Veteran Pierzynski 'running' on all cylinders
Catcher a homer shy of cycle in win over Mets
ATLANTA -- A.J. Pierzynski did not sign with the Braves with the expectation that he would serve as their primary catcher for most of this season. But with once-heralded prospect and Opening Day catcher Christian Bethancourt back in the minors, Pierzynski appears to be having a lot of fun making the most of this unexpected opportunity he was given in April.
"It's fun to play," Pierzynski said after Saturday night's 6-4 win over the Mets. "I still like playing. It's still enjoyable to compete and see what you can do. All of these guys now are young and so full energy, so when you get a little older you have to figure out when to conserve it and when to use it."
Pierzynski seemed to use his allotted amount of energy as he highlighted a three-hit performance with the surprising second-inning triple. The 38-year-old seasoned veteran also doubled and scored the decisive run on the shallow sacrifice fly Pedro Ciriaco hit in the two-run sixth inning.
"He felt fast today," said Braves shortstop Andrelton Simmons, who had four hits in Saturday's win. "He didn't want to stop running. He was stretching doubles into triples and taking the extra base, going home on a shallow fly ball. He was doing it all."
Though he has earned two All-Star selections, won a Silver Slugger Award and a World Series title, Pierzynski has seemingly been energized by the unique opportunity he was given to spend this season with the same Braves club that he grew up watching as a kid in the Orlando, Fla. area. During Spring Training, he was thrilled to introduce his son, Austin, to his childhood hero -- Dale Murphy.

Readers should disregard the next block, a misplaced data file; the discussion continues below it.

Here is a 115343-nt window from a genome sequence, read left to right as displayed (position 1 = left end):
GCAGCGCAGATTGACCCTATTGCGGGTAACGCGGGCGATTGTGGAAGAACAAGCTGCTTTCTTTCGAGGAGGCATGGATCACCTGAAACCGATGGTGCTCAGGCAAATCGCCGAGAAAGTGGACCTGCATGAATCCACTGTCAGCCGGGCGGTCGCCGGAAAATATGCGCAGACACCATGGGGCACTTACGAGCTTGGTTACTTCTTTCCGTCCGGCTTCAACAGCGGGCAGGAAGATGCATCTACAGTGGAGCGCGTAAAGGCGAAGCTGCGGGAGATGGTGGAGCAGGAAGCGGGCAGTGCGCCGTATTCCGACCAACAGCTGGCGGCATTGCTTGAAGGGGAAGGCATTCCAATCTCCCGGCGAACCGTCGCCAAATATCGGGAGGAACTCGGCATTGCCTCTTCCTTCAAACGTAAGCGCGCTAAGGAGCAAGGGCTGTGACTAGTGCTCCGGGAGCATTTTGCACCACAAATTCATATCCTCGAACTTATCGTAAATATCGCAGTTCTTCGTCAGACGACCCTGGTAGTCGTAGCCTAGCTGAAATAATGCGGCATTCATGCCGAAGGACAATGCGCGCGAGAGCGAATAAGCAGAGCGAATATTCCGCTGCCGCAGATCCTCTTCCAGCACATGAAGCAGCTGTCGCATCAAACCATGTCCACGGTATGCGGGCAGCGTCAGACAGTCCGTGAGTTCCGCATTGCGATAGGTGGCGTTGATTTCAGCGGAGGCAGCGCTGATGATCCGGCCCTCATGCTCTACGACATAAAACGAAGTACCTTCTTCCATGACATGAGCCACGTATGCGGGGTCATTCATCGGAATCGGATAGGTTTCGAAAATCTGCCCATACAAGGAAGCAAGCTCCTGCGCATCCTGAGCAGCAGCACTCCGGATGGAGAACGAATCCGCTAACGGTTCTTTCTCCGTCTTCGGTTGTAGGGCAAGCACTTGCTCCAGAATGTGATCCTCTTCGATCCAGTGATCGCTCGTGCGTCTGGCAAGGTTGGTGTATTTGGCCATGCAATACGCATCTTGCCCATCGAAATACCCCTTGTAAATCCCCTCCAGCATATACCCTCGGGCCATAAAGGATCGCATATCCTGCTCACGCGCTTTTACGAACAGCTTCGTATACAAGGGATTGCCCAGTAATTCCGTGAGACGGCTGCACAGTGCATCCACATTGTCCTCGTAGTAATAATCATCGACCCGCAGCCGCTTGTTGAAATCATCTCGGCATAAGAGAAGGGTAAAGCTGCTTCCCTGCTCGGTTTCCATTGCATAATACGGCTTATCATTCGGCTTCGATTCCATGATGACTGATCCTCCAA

"It's amazing how this guy has caught 15 years in the big leagues and how durable he has been," Braves manager Fredi Gonzalez said.
Since gaining the primary catching duties less than two weeks into this season, Pierzynski has proven he still has something left in the tank. Along with providing guidance to a young pitching staff, he has batted .272 with a .736 OPS in 45 games. Pierzynski certainly hasn't just gone through the motions as he nears the end of his career. Instead, he has routinely exerted the maximum effort that was displayed when he sprinted toward third base after sending Noah Syndergaard's fastball into the right-field corner during the second inning.
"Everyone had fun with it because all of these guys question whether I could ever get a triple in my life," said Pierzynski, who now has at least one triple in each of the past five seasons. "So, for them to see it meant a lot."
Along with producing a leadoff single in the two-run fourth that chased Syndergaard, Pierzynski sparked the decisive sixth inning by bouncing an opposite-field double past the third-base bag. Three batters later, the fearless runner tagged on Ciriaco's shallow fly and scored after his knee dislodged the ball from Mets catcher Travis d'Arnaud, who hyperextended his elbow while stretching to make the tag.
"That's the first time I've seen him run that much," Simmons said. "He's sliding into third and tagging on a shallow ball. It was exciting to see."